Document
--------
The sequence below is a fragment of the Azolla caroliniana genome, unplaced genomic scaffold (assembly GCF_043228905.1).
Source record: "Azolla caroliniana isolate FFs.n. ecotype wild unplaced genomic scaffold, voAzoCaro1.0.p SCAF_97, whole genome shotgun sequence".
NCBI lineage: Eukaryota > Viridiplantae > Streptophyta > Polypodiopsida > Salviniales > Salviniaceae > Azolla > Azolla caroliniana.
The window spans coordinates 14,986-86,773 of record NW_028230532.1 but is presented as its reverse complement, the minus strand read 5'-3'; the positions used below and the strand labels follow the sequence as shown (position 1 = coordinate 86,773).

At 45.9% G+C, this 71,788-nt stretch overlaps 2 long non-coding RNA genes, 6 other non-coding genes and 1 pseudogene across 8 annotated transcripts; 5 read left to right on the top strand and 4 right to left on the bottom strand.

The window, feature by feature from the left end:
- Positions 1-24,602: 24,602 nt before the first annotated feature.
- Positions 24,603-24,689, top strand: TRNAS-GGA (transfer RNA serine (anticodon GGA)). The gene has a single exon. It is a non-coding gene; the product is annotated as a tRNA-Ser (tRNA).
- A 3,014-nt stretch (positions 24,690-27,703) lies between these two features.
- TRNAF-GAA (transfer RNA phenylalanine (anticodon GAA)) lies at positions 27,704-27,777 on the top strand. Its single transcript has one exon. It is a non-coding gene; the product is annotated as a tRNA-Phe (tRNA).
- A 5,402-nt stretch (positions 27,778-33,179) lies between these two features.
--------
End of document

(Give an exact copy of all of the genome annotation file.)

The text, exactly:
The sequence below is a fragment of the Azolla caroliniana genome, unplaced genomic scaffold (assembly GCF_043228905.1).
Source record: "Azolla caroliniana isolate FFs.n. ecotype wild unplaced genomic scaffold, voAzoCaro1.0.p SCAF_97, whole genome shotgun sequence".
NCBI lineage: Eukaryota > Viridiplantae > Streptophyta > Polypodiopsida > Salviniales > Salviniaceae > Azolla > Azolla caroliniana.
The window spans coordinates 14,986-86,773 of record NW_028230532.1 but is presented as its reverse complement, the minus strand read 5'-3'; the positions used below and the strand labels follow the sequence as shown (position 1 = coordinate 86,773).

At 45.9% G+C, this 71,788-nt stretch overlaps 2 long non-coding RNA genes, 6 other non-coding genes and 1 pseudogene across 8 annotated transcripts; 5 read left to right on the top strand and 4 right to left on the bottom strand.

The window, feature by feature from the left end:
- Positions 1-24,602: 24,602 nt before the first annotated feature.
- Positions 24,603-24,689, top strand: TRNAS-GGA (transfer RNA serine (anticodon GGA)). The gene has a single exon. It is a non-coding gene; the product is annotated as a tRNA-Ser (tRNA).
- A 3,014-nt stretch (positions 24,690-27,703) lies between these two features.
- TRNAF-GAA (transfer RNA phenylalanine (anticodon GAA)) lies at positions 27,704-27,777 on the top strand. Its single transcript has one exon. It is a non-coding gene; the product is annotated as a tRNA-Phe (tRNA).
- A 5,402-nt stretch (positions 27,778-33,179) lies between these two features.